# Working out Bc values quickly

First lets review some basic shaping definitions.

CIR (Committed Information Rate)

• Dictates the output rate one aims to average per second on the circuit/interface.
• Book formula : CIR = Bc / (Tc/1000)

Tc (Time-Interval)

• It is the time in milliseconds into which a second is divided for transmission intervals.
• The Tc can’t be adjusted directly, but it can be changed by setting the Bc to a specific value..
• The maximum value of Tc is 125ms (8 intervals per second) and the minimum value is 10ms (100 intervals per second).
• Actually 8ms (125 intervals per second) on distributed platforms. On distributed platforms, the Tc must be defined in 4-ms increments. The nearest multiple of 4 ms within the 10-ms target is 8 ms.
• Book formula :  Tc = (Bc / CIR) x 1000

Bc (Committed Burst Rate)

• Bc is the number of committed bits allowed to be sent per interval (Tc) to conform with the target-rate (CIR) per second.
• If Bc worth of bits are sent every interval in a second, the output rate is the CIR.
• Book formula : Bc = CIR x (Tc/1000)

To work out what the Bc value should be on a 512k link, you need to decide what your Tc should be. A big deciding factor is the most used/important application. For data applications doing large file transfers, a larger Tc is generally recommended. For voice you want the smallest possible Tc, to avoid voice packets having to wait a large amount of milliseconds for the next interval before being sent.

Firstly lets calculate using a Tc of 125ms on a 512k pvc. Using the formula above:

```Bc = CIR x (TC/1000)
Bc = 512000 x (125/1000)
Bc = 64000
```

If we need to use a TC of 10ms on the same pvc:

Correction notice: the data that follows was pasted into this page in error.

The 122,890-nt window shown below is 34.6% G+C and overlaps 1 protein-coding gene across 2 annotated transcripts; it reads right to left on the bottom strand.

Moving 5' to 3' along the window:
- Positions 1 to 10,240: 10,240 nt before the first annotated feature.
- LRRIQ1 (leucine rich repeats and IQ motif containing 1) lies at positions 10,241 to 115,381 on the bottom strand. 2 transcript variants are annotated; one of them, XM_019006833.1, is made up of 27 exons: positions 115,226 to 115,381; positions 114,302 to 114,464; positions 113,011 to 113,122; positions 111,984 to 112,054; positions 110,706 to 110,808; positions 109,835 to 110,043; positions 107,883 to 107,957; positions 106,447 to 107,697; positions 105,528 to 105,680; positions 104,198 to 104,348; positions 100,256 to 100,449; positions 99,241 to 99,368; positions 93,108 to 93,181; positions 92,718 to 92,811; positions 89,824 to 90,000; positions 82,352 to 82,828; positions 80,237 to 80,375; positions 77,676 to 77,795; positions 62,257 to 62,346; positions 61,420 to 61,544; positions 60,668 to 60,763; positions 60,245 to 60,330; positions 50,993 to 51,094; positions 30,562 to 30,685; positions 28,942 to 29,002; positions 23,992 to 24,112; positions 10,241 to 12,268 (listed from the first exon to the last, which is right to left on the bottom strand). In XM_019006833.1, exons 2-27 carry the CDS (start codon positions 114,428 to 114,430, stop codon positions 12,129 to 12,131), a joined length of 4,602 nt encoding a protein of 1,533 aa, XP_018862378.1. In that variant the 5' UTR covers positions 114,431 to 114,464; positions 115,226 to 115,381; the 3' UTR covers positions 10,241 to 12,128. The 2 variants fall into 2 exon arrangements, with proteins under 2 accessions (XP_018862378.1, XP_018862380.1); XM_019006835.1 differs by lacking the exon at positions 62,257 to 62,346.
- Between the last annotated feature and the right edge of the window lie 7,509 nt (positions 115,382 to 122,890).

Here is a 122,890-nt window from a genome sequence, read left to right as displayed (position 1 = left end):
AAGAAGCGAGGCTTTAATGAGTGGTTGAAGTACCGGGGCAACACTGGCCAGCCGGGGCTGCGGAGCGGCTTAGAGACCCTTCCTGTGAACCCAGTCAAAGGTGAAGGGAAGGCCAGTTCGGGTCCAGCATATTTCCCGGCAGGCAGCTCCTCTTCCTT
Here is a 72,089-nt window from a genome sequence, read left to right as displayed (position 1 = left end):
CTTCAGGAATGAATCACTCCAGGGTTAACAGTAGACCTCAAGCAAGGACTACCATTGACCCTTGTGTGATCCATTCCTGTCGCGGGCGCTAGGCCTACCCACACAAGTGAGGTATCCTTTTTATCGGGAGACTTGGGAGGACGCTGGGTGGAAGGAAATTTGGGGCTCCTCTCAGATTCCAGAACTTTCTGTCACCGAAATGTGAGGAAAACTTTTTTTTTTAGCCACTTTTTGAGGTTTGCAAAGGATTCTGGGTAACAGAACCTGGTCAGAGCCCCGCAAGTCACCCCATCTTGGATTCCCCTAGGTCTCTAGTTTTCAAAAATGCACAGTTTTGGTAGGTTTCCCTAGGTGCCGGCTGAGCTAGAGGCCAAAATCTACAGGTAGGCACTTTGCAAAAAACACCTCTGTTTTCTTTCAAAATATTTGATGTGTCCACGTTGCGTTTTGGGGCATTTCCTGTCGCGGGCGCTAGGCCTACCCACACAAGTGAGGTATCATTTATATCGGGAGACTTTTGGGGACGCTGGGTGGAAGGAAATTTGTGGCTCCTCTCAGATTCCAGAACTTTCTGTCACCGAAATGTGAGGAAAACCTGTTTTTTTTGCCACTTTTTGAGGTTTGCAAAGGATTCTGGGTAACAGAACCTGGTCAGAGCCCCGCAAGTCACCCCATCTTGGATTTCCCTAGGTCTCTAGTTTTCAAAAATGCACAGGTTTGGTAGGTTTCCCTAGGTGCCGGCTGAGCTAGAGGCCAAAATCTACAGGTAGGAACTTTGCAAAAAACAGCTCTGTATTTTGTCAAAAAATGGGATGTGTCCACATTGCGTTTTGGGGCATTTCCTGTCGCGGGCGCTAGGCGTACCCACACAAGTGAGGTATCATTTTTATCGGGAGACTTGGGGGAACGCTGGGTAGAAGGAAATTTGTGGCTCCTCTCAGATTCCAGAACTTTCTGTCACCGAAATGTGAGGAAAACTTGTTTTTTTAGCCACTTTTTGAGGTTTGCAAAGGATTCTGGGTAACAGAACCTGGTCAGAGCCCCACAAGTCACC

```Bc = CIR x (TC/1000)
Bc = 512000 x (10/1000)
Bc = 5120
```

If we need to use a TC of 8ms on the same pvc:

```Bc = CIR x (TC/1000)
Bc = 512000 x (8/1000)
Bc = 4096
```

.

It is not difficult, but this usually needs to be worked out on a piece of paper. If you lazy like me, you want to work it out in your head. I do this by simplifying the actual formula.

To get the Bc value, I use the following formula and work out the result much quicker.

```Bc = CIR/Intervals per second
```

To get the intervals per second, 1000ms/Tc.
Example a Tc of 125 ms  (1000ms/125ms) = 8 intervals

```512000/8 = 64000 Bc                     'Tc of 125ms = 8 intervals per second'
```

Using the rest of the above examples :

```512000/100 = 5120 Bc                    'Tc of 10ms = 100 intervals per second'
```
```512000/125 = 4096 Bc                    'Tc of 8ms = 125 intervals per second'
```

## 10 thoughts on “Working out Bc values quickly”

1. Naveed says:

I love ur explanation but i hv a question:

As you said that min intervals are 8 and maximum are 100. What is the criteria to define how many intervals suit the given CIR. Thanks

1. Ruhann says:

A question is rarely around how many intervals required.
The intervals is a product of the TC. You will almost always be given 2 parts of the formula whether it be the CIR and TC, or BC and the CIR, etc.

hth :)

1. naveed says:

i do understand what u r saying. but i was asking from a service provider point of view where u have only CIR and u hv to decide the Tc & then Bc. So on what bases u decide how many intervals will suit a given CIR as a CIR can be a 100Mb or 128Kb?

2. Ruhann says:

From a SP perspective there is no one value that will suite all.
Some SPs leave the defaults values, ie. not specify the BC.
But for a customer it might be better to asses the traffic breakdown to determine the TC. If its is voice traffic primarily, the a small TC would be best. For a large data transfers, a larger TC would be best, else some value in the middle can be used.
Asses it on a case by case basis.
Hth

2. Florin B. says:

Hi mate,

What about Be computation? Any hints?

1. Steven C says:

Using this method, the Be woud be calculated:

Be = ( AIR (Physical Interface Rate) / Interval per second ) – Bc

3. Joe Heli says:

is CIR can be calculated ?! if i have a 10Mbps shared BW and 100 customers with speed 6/4 Mbps and the data transfer is 40GB/Month !! what is the CIR ?!

1. Ruhann says:

All depends on your allocated over-subscription levels if at all.
With no oversubscription, each client having a 64k circuit you should be ok.

4. Colby says:

Can you tell me what the numbers would be for a T3?

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